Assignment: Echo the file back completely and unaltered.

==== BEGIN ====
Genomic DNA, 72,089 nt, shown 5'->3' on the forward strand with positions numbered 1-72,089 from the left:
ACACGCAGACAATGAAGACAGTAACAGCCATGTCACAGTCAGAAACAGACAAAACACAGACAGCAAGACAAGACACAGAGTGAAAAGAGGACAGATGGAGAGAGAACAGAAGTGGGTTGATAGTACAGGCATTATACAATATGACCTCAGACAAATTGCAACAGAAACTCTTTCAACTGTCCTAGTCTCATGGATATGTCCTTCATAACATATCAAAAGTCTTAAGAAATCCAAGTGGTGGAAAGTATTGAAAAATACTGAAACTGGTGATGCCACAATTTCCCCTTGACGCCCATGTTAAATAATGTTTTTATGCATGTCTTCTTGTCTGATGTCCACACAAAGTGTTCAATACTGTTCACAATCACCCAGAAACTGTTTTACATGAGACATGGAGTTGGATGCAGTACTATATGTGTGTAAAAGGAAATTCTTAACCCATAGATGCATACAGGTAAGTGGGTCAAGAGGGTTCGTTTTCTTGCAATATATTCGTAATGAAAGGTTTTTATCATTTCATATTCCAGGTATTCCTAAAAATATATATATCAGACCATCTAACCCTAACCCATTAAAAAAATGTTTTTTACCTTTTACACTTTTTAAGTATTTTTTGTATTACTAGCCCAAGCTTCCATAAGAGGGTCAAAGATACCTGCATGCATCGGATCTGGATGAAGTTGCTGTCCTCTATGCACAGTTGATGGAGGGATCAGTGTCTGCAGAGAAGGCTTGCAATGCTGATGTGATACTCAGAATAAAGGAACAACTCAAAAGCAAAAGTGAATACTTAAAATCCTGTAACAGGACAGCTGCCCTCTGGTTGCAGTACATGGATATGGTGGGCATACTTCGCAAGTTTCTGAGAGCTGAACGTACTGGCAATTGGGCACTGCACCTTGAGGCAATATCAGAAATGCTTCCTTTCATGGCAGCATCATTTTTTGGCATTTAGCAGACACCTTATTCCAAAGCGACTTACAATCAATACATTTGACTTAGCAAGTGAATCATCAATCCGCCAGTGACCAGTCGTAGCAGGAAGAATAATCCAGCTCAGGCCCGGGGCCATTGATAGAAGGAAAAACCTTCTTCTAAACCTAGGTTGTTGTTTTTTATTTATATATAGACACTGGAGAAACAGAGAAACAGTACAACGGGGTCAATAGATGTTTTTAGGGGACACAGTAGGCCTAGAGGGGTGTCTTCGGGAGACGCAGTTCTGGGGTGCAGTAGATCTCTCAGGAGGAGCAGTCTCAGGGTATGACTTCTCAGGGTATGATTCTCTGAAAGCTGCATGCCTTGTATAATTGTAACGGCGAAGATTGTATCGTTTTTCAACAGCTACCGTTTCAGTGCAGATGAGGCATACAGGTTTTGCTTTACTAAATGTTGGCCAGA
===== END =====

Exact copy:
Genomic DNA, 72,089 nt, shown 5'->3' on the forward strand with positions numbered 1-72,089 from the left:
ACACGCAGACAATGAAGACAGTAACAGCCATGTCACAGTCAGAAACAGACAAAACACAGACAGCAAGACAAGACACAGAGTGAAAAGAGGACAGATGGAGAGAGAACAGAAGTGGGTTGATAGTACAGGCATTATACAATATGACCTCAGACAAATTGCAACAGAAACTCTTTCAACTGTCCTAGTCTCATGGATATGTCCTTCATAACATATCAAAAGTCTTAAGAAATCCAAGTGGTGGAAAGTATTGAAAAATACTGAAACTGGTGATGCCACAATTTCCCCTTGACGCCCATGTTAAATAATGTTTTTATGCATGTCTTCTTGTCTGATGTCCACACAAAGTGTTCAATACTGTTCACAATCACCCAGAAACTGTTTTACATGAGACATGGAGTTGGATGCAGTACTATATGTGTGTAAAAGGAAATTCTTAACCCATAGATGCATACAGGTAAGTGGGTCAAGAGGGTTCGTTTTCTTGCAATATATTCGTAATGAAAGGTTTTTATCATTTCATATTCCAGGTATTCCTAAAAATATATATATCAGACCATCTAACCCTAACCCATTAAAAAAATGTTTTTTACCTTTTACACTTTTTAAGTATTTTTTGTATTACTAGCCCAAGCTTCCATAAGAGGGTCAAAGATACCTGCATGCATCGGATCTGGATGAAGTTGCTGTCCTCTATGCACAGTTGATGGAGGGATCAGTGTCTGCAGAGAAGGCTTGCAATGCTGATGTGATACTCAGAATAAAGGAACAACTCAAAAGCAAAAGTGAATACTTAAAATCCTGTAACAGGACAGCTGCCCTCTGGTTGCAGTACATGGATATGGTGGGCATACTTCGCAAGTTTCTGAGAGCTGAACGTACTGGCAATTGGGCACTGCACCTTGAGGCAATATCAGAAATGCTTCCTTTCATGGCAGCATCATTTTTTGGCATTTAGCAGACACCTTATTCCAAAGCGACTTACAATCAATACATTTGACTTAGCAAGTGAATCATCAATCCGCCAGTGACCAGTCGTAGCAGGAAGAATAATCCAGCTCAGGCCCGGGGCCATTGATAGAAGGAAAAACCTTCTTCTAAACCTAGGTTGTTGTTTTTTATTTATATATAGACACTGGAGAAACAGAGAAACAGTACAACGGGGTCAATAGATGTTTTTAGGGGACACAGTAGGCCTAGAGGGGTGTCTTCGGGAGACGCAGTTCTGGGGTGCAGTAGATCTCTCAGGAGGAGCAGTCTCAGGGTATGACTTCTCAGGGTATGATTCTCTGAAAGCTGCATGCCTTGTATAATTGTAACGGCGAAGATTGTATCGTTTTTCAACAGCTACCGTTTCAGTGCAGATGAGGCATACAGGTTTTGCTTTACTAAATGTTGGCCAGA